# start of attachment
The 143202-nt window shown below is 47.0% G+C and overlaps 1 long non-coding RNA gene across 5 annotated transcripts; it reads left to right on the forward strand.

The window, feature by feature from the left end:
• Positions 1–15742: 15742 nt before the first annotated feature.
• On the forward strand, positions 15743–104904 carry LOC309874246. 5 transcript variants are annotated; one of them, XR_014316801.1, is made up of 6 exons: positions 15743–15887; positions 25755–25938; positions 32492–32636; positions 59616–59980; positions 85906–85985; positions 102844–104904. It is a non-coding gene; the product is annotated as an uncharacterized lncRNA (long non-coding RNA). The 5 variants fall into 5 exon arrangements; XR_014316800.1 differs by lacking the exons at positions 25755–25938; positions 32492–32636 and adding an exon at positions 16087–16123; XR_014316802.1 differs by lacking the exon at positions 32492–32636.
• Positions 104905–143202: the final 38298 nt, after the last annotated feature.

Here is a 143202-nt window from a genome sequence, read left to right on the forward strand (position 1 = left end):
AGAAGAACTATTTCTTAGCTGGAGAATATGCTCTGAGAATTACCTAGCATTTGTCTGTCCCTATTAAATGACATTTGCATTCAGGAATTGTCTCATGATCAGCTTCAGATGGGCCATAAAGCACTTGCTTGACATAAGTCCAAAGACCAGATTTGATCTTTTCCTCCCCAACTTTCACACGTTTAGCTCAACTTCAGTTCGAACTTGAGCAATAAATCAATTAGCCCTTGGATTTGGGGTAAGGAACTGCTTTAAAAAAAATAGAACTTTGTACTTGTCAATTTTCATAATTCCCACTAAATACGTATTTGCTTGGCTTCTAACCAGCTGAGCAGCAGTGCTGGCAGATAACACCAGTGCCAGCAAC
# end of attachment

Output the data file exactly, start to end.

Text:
The 143202-nt window shown below is 47.0% G+C and overlaps 1 long non-coding RNA gene across 5 annotated transcripts; it reads left to right on the forward strand.

The window, feature by feature from the left end:
• Positions 1–15742: 15742 nt before the first annotated feature.
• On the forward strand, positions 15743–104904 carry LOC309874246. 5 transcript variants are annotated; one of them, XR_014316801.1, is made up of 6 exons: positions 15743–15887; positions 25755–25938; positions 32492–32636; positions 59616–59980; positions 85906–85985; positions 102844–104904. It is a non-coding gene; the product is annotated as an uncharacterized lncRNA (long non-coding RNA). The 5 variants fall into 5 exon arrangements; XR_014316800.1 differs by lacking the exons at positions 25755–25938; positions 32492–32636 and adding an exon at positions 16087–16123; XR_014316802.1 differs by lacking the exon at positions 32492–32636.
• Positions 104905–143202: the final 38298 nt, after the last annotated feature.

Here is a 143202-nt window from a genome sequence, read left to right on the forward strand (position 1 = left end):
AGAAGAACTATTTCTTAGCTGGAGAATATGCTCTGAGAATTACCTAGCATTTGTCTGTCCCTATTAAATGACATTTGCATTCAGGAATTGTCTCATGATCAGCTTCAGATGGGCCATAAAGCACTTGCTTGACATAAGTCCAAAGACCAGATTTGATCTTTTCCTCCCCAACTTTCACACGTTTAGCTCAACTTCAGTTCGAACTTGAGCAATAAATCAATTAGCCCTTGGATTTGGGGTAAGGAACTGCTTTAAAAAAAATAGAACTTTGTACTTGTCAATTTTCATAATTCCCACTAAATACGTATTTGCTTGGCTTCTAACCAGCTGAGCAGCAGTGCTGGCAGATAACACCAGTGCCAGCAAC